Finally, Martha said, “wait here.” “Don’t go, don’t go.” We were crying loudly. So what if he heard us. “Don’t leave us. We’re scared.”

Martha hugged me and pried my fingers away. “I’ll be right back.” Then she kissed the top of my head.

“Come over here. Come get in the closet with me.” Shaking and trembling, my sisters tentatively snaked the short distance from the bed to the closet. We huddled tightly.

Then we heard the back door close. “It’s okay. Come on out.”

Martha took us into the living room and sat us down on the sofa. “Your mom will be here any minute. Everything’s okay.” We heard the sirens and wanted to jump up and run out and look. “Stay here!” Martha was shouting and tears ran down her face. Martha had never raised her voice at us, ever.

pic-for-trembling

Later, much later, Mom told us that our neighbor, whom we had never met, killed himself with a shot-gun. We didn’t even know what that meant. We didn’t know anything about dying or being killed. But we nodded like we did. We didn’t ask any questions. We knew we didn’t want the answers.

 

 

I “like” your post

Remember those little squares of paper we folded up to flip out with questions like, “do you like me?” You move your fingers to flip the squares to get the answer. Ideally a “yes.” I need one of those little things for blogging.fortune teller paper.jpg

When I like what you have to say, hey, that’s easy. Just click “like.” If I’m lucky, a link will show up and ask for my comment. Most of the time, that doesn’t happen and then I’m searching all over the site to find where I can make a comment on what you said. I really like you and want to say something to you. Geeze, it’s like standing on your front porch and banging on your door. Where are you? I know you’re there somewhere. Open the darn door.

Don’t you want to talk to me? Or the worst question, don’t you like me? It took me a while to find the little “star” on, I think it’s the WP Admin, I’m not sure, but whatever. But I found it, and now I can find your comments to me without scrolling through every post on my blog to see if anybody liked me or wanted to say something to me. It was just a little tedious. I’m rolling my eyes now.

Here’s the point of this post, sorry it took me so long to get here. I’m going to select one blog that I follow or want to follow and read it all, or least a month or two if you’ve been blogging all your life, of your blog. Isn’t that a super idea. Okay. It’s not my idea. I stole it from Sele Moir.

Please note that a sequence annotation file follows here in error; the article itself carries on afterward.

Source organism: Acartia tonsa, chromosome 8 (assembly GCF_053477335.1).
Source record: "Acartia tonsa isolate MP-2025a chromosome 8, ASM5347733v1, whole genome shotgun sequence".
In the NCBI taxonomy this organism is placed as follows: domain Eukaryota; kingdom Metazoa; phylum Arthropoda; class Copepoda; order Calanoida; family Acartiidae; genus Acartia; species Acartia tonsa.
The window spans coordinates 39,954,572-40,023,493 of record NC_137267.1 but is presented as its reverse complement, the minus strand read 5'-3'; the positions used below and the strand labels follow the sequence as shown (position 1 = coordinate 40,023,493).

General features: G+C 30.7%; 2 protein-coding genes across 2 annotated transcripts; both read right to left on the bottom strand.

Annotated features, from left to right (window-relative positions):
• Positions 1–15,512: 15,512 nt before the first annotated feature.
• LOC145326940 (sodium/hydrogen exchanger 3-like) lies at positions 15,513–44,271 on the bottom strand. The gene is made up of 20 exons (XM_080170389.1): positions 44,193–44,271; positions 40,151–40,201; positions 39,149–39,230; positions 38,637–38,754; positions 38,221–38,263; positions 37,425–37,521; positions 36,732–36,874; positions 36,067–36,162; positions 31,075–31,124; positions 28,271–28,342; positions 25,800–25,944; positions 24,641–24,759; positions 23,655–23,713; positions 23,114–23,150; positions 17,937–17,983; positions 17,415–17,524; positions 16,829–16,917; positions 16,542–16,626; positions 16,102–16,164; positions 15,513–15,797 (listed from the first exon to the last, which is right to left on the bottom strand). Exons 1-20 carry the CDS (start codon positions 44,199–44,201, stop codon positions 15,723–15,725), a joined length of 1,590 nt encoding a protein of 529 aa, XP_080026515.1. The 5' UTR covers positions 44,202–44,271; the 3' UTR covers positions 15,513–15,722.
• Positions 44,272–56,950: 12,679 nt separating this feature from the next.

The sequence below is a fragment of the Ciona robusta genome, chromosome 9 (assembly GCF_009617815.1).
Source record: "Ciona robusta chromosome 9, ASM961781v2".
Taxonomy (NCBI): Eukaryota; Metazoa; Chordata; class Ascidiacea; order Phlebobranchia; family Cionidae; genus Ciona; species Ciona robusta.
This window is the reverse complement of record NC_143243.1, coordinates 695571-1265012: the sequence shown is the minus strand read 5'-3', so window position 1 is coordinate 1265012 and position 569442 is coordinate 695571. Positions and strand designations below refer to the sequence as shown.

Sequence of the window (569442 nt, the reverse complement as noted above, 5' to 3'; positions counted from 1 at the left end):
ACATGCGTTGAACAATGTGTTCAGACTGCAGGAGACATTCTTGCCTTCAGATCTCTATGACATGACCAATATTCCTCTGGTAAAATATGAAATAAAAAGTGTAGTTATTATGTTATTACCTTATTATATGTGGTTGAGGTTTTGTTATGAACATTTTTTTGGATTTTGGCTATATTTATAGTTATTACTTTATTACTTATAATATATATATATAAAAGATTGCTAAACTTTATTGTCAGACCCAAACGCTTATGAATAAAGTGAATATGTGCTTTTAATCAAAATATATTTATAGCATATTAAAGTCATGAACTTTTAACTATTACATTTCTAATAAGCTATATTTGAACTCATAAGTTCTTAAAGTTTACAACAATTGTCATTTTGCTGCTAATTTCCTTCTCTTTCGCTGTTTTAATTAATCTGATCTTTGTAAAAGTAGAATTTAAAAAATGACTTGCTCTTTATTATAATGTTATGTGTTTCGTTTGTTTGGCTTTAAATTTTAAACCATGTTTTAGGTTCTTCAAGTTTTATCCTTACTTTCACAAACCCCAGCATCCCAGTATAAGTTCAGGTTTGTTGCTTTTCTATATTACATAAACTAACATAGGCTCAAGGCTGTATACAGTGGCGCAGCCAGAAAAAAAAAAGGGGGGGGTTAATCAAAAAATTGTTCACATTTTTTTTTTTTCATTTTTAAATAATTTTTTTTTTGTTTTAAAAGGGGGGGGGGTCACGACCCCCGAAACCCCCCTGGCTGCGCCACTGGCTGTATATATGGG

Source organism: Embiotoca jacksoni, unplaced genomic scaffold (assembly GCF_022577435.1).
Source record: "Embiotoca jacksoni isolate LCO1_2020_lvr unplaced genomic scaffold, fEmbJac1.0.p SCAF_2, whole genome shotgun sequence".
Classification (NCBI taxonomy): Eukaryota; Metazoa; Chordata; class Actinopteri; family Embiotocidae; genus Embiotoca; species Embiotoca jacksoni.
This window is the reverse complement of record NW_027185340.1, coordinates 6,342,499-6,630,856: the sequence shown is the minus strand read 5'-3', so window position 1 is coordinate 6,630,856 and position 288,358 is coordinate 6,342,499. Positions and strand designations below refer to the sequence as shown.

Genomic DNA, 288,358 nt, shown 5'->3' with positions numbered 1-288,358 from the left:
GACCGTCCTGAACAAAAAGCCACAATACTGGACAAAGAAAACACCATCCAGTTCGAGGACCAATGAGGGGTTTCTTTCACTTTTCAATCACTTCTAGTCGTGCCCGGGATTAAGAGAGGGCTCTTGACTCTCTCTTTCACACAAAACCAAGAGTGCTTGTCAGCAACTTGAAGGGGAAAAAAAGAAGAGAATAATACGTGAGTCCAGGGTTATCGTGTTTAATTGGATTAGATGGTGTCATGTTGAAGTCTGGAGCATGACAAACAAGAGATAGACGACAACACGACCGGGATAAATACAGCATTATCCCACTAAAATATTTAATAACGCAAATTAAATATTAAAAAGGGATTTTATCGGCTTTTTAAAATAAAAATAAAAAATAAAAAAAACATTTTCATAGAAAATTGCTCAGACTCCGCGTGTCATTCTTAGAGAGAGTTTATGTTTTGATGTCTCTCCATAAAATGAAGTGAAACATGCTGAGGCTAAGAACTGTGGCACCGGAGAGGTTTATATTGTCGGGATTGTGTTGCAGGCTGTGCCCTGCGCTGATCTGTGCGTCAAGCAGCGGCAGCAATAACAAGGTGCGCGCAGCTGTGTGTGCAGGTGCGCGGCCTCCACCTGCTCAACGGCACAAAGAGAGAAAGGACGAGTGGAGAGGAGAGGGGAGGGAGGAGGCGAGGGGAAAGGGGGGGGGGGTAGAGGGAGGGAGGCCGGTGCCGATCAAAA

I’m only giving him a little of the credit though. Some credit belongs to Kids and Life After 40

She told me (commented) that we must be related because we had so much in common. I was a little embarrassed because I wasn’t “following” her and she must have been following me, or at least finding me wandering out there somewhere. Well, what if we were related. I always thought I was adopted, so somewhere out there is my real family. Naturally, I had to check it out, so I read her whole blog. Fortunately, for me she’s only been blogging for three months.

I couldn’t believe it! We might be sisters! Well, sister, I’m following you now. It will be easy because we have a best friend in common, sugar. The three of us should probably set up a date for shopping, especially if there are coupons or “two-for-ones” and we can squeeze in a stop at the food court. Both our minds tend to be a little busy and jump around a lot, but hopefully, we’ll be a good influence on each other because we want to write and blog better.

You’ll like my friends. Hopefully, I’ve pinged or linked or hooked or whatever so you can meet them.

https://kidsandlifeafter40.wordpress.com/

https://selemoir.wordpress.com/

 

 

 

Cyberstalking starts at home

When I started writing this post, I couldn’t decide whether to title it “Cyberstalking Starts at Home” or “My Husband, the Felon.” You can tell which one I chose. And yep, my husband is now a felon. At least he will be if I have anything to say about it.

He has been opening and reading my email, probably for months. Can you believe that. He never asked permission and he never told me that he was doing it. He invaded my privacy and intruded on my conversations with friends and business associates. And he didn’t tell me! That makes it sneaky and clandestine. That’s stalking.

What was he hoping to find? Evidence of an affair? I wish! Evidence of excessive spending? Not my style. How do I know he’s reading my email, you ask? He let something slip, something that was only accessible in an email.

I don’t think he is a criminal or has intentions of doing me harm, at least I hope not. But I do think he’s crossed over the line that married couples draw to have a few morsels of privacy. We need boundaries.

Years ago (we’ve been married over 20) I asked hubby specifically to not open mail or packages unless both our names are on it. No problem. Mutual respect. Great!

Now, here it comes, wouldn’t you think the same directive applies to email? Well, I do. And so does Oprah. That’s good enough for me. That practically makes it relationship law. The consensus of Oprah followers is that even if your spouse gives you his/her password, it’s still your spouse’s “personal” email and should be respected and left alone.

It gets even better. In Florida, I don’t live there, but I could move. Anyway, in Florida if you read someone else’s email and disclose it to someone else you could go to prison for five years. Five years! If you read it without the permission of the owner, even if you keep it to yourself, you could still be guilty of a misdemeanor and get a year in prison. I gotta tell you, that sounds about right.cyber stalking

Reading someone’s email without their permission is illegal! But you know what is worse, the violation of trust. How can you fix that?